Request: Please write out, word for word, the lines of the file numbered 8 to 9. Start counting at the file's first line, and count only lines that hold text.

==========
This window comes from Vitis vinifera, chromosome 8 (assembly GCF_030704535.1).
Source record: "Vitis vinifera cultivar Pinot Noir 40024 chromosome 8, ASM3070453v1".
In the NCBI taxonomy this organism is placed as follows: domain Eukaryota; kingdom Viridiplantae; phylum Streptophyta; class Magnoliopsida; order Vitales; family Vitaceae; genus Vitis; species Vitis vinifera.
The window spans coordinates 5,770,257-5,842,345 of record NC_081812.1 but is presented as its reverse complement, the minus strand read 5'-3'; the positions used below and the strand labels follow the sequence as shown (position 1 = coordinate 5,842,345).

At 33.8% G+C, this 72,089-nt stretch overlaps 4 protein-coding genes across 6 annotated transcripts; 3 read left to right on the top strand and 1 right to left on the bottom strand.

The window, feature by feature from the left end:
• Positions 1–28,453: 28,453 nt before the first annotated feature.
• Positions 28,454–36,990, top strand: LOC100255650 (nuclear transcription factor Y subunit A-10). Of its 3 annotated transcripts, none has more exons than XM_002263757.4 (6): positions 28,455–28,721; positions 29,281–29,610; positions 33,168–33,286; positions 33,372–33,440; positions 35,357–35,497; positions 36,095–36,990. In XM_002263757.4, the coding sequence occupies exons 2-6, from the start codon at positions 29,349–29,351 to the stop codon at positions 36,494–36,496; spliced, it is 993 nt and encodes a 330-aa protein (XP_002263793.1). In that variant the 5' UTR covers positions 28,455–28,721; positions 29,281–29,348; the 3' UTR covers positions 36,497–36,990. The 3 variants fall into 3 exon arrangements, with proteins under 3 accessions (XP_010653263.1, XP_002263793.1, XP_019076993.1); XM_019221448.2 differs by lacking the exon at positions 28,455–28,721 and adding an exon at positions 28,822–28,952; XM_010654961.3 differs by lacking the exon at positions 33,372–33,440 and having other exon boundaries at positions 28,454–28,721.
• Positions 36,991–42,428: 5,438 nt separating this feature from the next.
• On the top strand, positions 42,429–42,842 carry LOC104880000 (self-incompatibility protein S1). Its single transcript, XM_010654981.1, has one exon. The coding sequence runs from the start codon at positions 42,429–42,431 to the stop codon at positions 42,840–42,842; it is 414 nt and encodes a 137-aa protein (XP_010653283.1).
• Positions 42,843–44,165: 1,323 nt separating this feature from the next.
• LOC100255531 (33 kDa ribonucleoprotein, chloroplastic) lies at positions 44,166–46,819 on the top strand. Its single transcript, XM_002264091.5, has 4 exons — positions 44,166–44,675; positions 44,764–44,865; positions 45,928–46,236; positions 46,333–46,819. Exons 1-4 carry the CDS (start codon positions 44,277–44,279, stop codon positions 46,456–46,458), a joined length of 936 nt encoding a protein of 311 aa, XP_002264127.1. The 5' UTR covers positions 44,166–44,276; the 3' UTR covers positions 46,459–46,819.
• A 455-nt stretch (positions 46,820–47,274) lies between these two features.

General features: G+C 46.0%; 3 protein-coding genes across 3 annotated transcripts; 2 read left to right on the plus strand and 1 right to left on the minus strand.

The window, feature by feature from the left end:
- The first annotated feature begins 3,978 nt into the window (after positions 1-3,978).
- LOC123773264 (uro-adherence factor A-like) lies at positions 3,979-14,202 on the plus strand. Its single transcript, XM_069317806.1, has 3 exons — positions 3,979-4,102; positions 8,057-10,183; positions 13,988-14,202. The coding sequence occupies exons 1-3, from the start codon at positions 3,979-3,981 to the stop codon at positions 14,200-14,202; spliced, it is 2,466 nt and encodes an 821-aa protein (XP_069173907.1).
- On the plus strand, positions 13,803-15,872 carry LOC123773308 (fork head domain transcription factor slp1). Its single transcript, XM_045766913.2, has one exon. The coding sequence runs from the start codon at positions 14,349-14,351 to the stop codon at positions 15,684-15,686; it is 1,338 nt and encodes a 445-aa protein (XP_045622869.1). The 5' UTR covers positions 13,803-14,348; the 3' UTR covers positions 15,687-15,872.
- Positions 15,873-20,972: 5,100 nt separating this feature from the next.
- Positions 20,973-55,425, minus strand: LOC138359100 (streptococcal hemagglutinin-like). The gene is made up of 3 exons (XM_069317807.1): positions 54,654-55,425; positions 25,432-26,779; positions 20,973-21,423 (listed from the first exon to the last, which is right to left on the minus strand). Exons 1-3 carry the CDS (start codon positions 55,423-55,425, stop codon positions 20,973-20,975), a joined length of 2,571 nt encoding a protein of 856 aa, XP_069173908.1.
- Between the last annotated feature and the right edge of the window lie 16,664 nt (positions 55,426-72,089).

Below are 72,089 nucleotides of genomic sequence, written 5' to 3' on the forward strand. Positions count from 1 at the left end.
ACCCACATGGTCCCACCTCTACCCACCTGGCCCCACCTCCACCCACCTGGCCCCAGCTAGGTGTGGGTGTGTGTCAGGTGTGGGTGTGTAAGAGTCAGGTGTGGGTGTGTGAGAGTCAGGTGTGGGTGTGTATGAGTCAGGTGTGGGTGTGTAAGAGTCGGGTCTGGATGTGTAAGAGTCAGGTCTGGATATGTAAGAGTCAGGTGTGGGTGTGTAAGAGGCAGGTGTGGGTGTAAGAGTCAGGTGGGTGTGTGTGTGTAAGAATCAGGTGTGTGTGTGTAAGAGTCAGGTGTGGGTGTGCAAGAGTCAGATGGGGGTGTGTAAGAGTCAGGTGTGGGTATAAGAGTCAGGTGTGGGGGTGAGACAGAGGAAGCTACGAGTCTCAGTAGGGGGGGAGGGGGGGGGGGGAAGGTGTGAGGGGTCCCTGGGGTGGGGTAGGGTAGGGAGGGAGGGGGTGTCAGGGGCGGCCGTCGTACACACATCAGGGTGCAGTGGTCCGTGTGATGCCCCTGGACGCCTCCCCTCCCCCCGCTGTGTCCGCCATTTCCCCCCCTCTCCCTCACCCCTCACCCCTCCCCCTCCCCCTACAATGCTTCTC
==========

• Positions 28,454–36,990, top strand: LOC100255650 (nuclear transcription factor Y subunit A-10). Of its 3 annotated transcripts, none has more exons than XM_002263757.4 (6): positions 28,455–28,721; positions 29,281–29,610; positions 33,168–33,286; positions 33,372–33,440; positions 35,357–35,497; positions 36,095–36,990. In XM_002263757.4, the coding sequence occupies exons 2-6, from the start codon at positions 29,349–29,351 to the stop codon at positions 36,494–36,496; spliced, it is 993 nt and encodes a 330-aa protein (XP_002263793.1). In that variant the 5' UTR covers positions 28,455–28,721; positions 29,281–29,348; the 3' UTR covers positions 36,497–36,990. The 3 variants fall into 3 exon arrangements, with proteins under 3 accessions (XP_010653263.1, XP_002263793.1, XP_019076993.1); XM_019221448.2 differs by lacking the exon at positions 28,455–28,721 and adding an exon at positions 28,822–28,952; XM_010654961.3 differs by lacking the exon at positions 33,372–33,440 and having other exon boundaries at positions 28,454–28,721.
• Positions 36,991–42,428: 5,438 nt separating this feature from the next.